For the law enforcement market, a variety of specialty less-lethal or non-lethal ammunitions, such as tear gas shells, bean bags, flares, explosive sonic stun rounds, and rubber projectiles, are packaged in 12-gauge shotgun shells.
In the hunting community, the shotgun has become a common firearm.

Pros & Cons of Shotgun Rifles
Shotguns, like rimfire or centerfire rifles, have advantages and disadvantages.
Advantages of Shotgun Rifles
The primary benefit of using a shotgun for self-defense is that it fires multiple projectiles with each trigger pull. That is an advantage because the pellets spread out and you don’t have to aim and you can create more than one hole at a time in your target.
Another benefit is adaptability. Changing the barrels and ammo is simple, and the shotgun can be used in a variety of situations.

Disadvantages of Shotgun Rifles
One of the biggest disadvantages is that shotguns have a limited supply of ammunition. In the best-case scenario, you’re limited to 8-10 rounds.
Shotguns also have a lot of recoil, and are larger than other types of defensive weapons.

Uses of Shotgun Rifles
Shotguns are typically used against small, fast-moving targets, often while in the air. Instead of having to aim precisely, the spread of the shot allows the user to point the shotgun close to the target.
Shotguns are typically used at short ranges due to their limited range and penetration of the shot. Larger shot sizes, up to and including the single projectile slug load, result in greater penetration at the expense of fewer projectiles and a lower probability of hitting the target.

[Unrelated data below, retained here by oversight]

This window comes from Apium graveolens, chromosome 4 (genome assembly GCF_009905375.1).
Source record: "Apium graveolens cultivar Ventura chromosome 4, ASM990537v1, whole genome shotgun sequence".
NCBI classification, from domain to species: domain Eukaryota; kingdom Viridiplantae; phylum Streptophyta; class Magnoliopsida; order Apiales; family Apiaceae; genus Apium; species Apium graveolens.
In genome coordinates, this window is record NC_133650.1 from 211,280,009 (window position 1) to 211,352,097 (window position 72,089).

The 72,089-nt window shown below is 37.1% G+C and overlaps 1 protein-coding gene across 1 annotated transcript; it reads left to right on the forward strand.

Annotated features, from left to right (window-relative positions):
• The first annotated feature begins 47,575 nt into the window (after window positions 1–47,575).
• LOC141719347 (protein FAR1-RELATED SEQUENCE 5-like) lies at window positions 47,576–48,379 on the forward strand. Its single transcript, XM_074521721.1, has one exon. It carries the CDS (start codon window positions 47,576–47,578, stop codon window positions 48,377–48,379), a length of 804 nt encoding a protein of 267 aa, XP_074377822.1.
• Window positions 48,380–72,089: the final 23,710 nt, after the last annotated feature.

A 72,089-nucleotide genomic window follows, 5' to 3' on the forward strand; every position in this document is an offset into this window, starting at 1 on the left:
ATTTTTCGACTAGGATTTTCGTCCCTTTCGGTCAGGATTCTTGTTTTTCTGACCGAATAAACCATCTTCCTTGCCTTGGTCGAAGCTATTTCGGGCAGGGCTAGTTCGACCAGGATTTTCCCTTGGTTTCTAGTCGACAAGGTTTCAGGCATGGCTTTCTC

Shotguns are commonly used in sports such as skeet shooting, trap shooting, and sporting clays. Shooting clay discs, also known as clay pigeons, thrown in by hand and machine is involved. The
The shotgun is popular for bird hunting but it is also used for more general forms of hunting, particularly in semi-populated areas where rifle bullet range may pose a hazard.

Maintaining a Shotgun Rifle
The first rule of shotgun care is to give them a five-minute wipe-down after each shot. It’s the best way to prevent rust and corrosion and keep your shotgun clean at all times.

Products & Tools To Maintain Your Shotgun Rifle
It is advised to give your shotgun an annual professional cleaning service.
When combining a professional cleaning once a year with regular maintenance, a sound shotgun should last a lifetime.
Have the following ready for regular maintenance:
Cleaning rod and attachment
Phosphor-bronze brush
Cotton mop
Brass jag
Cleaning roll/patches and cloth
Chamber brush
Cotton buds
Toothbrush
Gun oil for barrels, grease for hinges and bites, silicone oil for woodwork

The Procedure to Clean Your Shotgun Rifle
Disassemble the gun and remove the fore-end.
Begin by cleaning the breech area and ejectors, pushing them out and sweeping away dirt and unburnt powder with a toothbrush. A cotton bud can be useful in cleaning in difficult-to-reach places.